Mitt Romney’s mysterious financial holdings have been the topic of furious discussion this week, after a Vanity Fair investigation detailed how significant amounts of the Republican presidential candidate’s fortune may be parked in offshore bank accounts in low- or no-tax countries, allowing Romney to not only obscure how much he is actually worth but avoid paying the federal taxes he would otherwise owe.
While it’s extremely unusual for someone who wants to be president to abuse offshore tax havens like this, it’s an all too common practice for many major American companies—and is most popular in the financial sector from which Romney comes.
And perhaps not so mysteriously, some of the biggest abusers of offshore tax havens—along with some of the chief facilitators of this practice—seem to have gravitated to Romney’s re-election effort. Of the his campaign’s top eleven contributors, seven are financial firms with significant offshore tax haven activity.
Of the four that do not have extensive tax havens themselves, two are accounting firms that do prolific business in helping set up those havens, and one is a Swiss bank where employees are currently under a federal investigation for helping to facilitate potentially illegal abuse of offshore tax havens.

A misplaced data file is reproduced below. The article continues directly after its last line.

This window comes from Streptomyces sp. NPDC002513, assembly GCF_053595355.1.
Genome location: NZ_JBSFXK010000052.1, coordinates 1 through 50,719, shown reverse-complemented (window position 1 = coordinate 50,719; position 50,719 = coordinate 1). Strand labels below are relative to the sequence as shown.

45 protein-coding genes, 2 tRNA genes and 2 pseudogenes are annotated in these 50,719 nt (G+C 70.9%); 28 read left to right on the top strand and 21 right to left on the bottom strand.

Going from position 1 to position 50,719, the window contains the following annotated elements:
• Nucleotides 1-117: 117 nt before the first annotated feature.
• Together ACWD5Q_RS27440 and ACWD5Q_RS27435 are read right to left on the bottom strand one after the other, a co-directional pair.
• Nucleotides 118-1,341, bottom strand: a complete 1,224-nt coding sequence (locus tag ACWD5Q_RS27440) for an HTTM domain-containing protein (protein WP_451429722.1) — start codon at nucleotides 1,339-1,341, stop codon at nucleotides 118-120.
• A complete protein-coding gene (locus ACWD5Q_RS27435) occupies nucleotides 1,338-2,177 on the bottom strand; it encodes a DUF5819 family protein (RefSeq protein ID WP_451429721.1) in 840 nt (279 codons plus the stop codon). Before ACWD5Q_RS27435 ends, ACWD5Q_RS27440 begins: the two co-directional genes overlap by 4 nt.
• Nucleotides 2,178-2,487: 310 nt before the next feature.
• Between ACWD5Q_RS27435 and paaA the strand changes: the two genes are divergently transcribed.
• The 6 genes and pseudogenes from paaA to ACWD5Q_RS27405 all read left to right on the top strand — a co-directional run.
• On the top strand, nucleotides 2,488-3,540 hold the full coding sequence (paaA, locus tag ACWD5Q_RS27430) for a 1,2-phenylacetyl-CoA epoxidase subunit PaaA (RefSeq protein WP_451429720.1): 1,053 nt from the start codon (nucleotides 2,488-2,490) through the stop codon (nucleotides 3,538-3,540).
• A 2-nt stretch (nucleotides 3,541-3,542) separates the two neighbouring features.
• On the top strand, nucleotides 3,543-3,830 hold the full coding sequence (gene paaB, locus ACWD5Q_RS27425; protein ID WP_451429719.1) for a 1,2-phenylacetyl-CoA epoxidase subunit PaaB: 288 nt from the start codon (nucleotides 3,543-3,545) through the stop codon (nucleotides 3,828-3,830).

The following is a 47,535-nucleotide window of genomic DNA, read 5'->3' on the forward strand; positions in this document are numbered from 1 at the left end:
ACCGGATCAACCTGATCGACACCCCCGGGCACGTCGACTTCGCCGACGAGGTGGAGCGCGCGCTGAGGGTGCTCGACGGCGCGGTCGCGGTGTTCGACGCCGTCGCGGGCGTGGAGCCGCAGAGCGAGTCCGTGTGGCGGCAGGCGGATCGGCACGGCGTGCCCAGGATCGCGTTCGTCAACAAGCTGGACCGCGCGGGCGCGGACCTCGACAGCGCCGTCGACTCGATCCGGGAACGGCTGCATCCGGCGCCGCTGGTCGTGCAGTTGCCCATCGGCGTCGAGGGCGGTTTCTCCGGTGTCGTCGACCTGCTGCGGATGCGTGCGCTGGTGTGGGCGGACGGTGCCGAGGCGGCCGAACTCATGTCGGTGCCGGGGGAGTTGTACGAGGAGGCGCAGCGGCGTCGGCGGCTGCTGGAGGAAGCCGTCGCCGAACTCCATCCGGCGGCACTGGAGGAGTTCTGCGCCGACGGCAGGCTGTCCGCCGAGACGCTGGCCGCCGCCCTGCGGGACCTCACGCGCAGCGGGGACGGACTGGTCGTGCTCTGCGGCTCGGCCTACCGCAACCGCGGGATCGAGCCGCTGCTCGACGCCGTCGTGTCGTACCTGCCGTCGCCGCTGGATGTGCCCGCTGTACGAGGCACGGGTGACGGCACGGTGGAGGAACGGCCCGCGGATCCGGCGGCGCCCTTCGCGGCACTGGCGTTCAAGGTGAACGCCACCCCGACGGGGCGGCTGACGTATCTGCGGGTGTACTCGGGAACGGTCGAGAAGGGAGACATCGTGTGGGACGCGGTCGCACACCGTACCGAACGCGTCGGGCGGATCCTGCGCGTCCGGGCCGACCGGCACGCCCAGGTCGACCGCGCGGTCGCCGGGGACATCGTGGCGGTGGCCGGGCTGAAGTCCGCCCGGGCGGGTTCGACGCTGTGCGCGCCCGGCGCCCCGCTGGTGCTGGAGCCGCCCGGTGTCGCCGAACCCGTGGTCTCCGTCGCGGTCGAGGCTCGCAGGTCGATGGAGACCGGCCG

So while Romney is currently downplaying his use of offshore tax havens, maintaining those evasion structures is no doubt a top priority of the people and industries funding his campaign:
(Note that these companies did not give checks directly to the campaign, which is forbidden, but rather the money comes through the company’s political action committees and employees.)
As you can see, Wall Street is a big contributor to the Romney campaign, and is also heavily invested in the practice of moving money to tax havens. The Vanity Fair piece notes that “one cannot properly understand Wall Street’s size and power without appreciating the central role of offshore tax havens.” With massive inflows and outflows of cash and incentives to avoid paying taxes on it, along with strong legal and public relations incentives to sometimes hide the source of the money, offshore tax havens are invaluable to the financial sector.
Citigroup, the Romney campaign’s sixth-highest contributor, is the worst American abuser of offshore tax havens, according to the Government Accountability Office—with a stunning 1,240 foreign subsidiaries. Morgan Stanley and Bank of America, both top Romney contributors, are also in the top ten offshore tax haven abusers listed in the GAO report, which examined offshore tax haven use by the country’s largest 100 companies.